Have you noticed that when gamers share homebrew versions of monsters, NPCs and even lore they often come complete with a background that looks like aged paper? It’s the same style the official Dungeons & Dragons book use.
There are several ways you can easily recreate this effect, some of them are free and require little effort at all.
In this article, we look at four different sites from where you can get an official D&D looking stat block. Let us know in the comments below what your prefered and alternative methods are.
from Natural Crit.
There’s little doubt in my mind that the Homebrewery is brilliant. It’s free and flexible.
Use a simple text editor and various templates to turn your words into something that looks like they’ve been through Wizards of the Coast’s InDesign team.
You can make spells, spell lists, class features, class features, cover pages and, of course, lots of stat blocks. Monster stat blocks, wide stat blocks and even descriptive text blocks are all possible.
This is a free and Patreon supported onine tool. The Reddit community at /r/gmbinder/ offers support, ideas and shares creations.
If you’re won over by GM Binder then they even make it easy for you to port your content over.
Once you create an account, the approach is very similar to Homebrewery and just a good. You can use a text editor to create covers, item cards, spell lists, tables and monster blocks, note blocks and a wealth of content styles.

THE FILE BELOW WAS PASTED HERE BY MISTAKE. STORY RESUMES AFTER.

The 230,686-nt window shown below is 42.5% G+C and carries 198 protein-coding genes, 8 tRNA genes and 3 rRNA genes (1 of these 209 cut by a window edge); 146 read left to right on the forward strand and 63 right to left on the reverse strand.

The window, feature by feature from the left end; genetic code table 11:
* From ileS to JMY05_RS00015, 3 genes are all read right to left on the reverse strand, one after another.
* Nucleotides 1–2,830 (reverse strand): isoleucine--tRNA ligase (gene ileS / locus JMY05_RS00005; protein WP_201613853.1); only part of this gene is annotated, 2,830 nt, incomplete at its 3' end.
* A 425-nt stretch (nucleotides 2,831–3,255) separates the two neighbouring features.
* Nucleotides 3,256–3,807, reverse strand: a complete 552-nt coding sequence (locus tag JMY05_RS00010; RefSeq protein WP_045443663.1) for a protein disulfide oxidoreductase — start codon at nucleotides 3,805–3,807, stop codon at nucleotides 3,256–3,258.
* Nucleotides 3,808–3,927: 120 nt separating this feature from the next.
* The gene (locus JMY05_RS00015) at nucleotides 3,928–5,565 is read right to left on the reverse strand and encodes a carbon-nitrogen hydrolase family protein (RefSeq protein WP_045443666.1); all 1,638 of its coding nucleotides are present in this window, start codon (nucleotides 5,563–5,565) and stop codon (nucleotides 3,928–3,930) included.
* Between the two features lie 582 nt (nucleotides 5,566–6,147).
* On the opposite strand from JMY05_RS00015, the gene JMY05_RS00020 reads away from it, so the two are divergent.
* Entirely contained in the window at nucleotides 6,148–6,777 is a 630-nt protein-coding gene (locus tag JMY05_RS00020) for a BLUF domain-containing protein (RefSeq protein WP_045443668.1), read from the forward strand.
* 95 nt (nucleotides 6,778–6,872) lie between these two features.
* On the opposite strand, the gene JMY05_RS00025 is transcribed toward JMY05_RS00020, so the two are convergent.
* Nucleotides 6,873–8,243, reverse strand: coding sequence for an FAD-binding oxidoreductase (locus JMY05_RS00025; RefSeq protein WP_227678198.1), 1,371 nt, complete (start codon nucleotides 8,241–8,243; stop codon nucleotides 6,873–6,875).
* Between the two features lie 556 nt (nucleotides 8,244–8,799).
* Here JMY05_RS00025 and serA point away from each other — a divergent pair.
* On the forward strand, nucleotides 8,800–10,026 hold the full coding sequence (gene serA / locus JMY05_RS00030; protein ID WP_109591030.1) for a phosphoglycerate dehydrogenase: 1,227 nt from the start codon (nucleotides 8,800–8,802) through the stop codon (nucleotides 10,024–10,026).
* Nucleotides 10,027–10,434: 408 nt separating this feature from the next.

Tetra Cube is a more straight-forward and therefore faster approach. It’s focused on just D&D 5e stat blocks with any of the other layout and design considerations.
Name your creature, give it the attributes it needs (Tetra Cube works out bonuses and penalties) and if you want to create some abilities for it too.
Statblock 5e web component
Valloric takes a different approach, and it is one that is best suited to website owners and bloggers who write about D&D monsters often.
This is a web component system without any other dependencies. Once the HTML, CSS and SVG files are in place on your hosts, then you’ll be able to use HTML markup to present official seeming stat blocks for the monsters you are writing about.
How do you make and present D&D 5e stat blocks? Let us know in the comments below.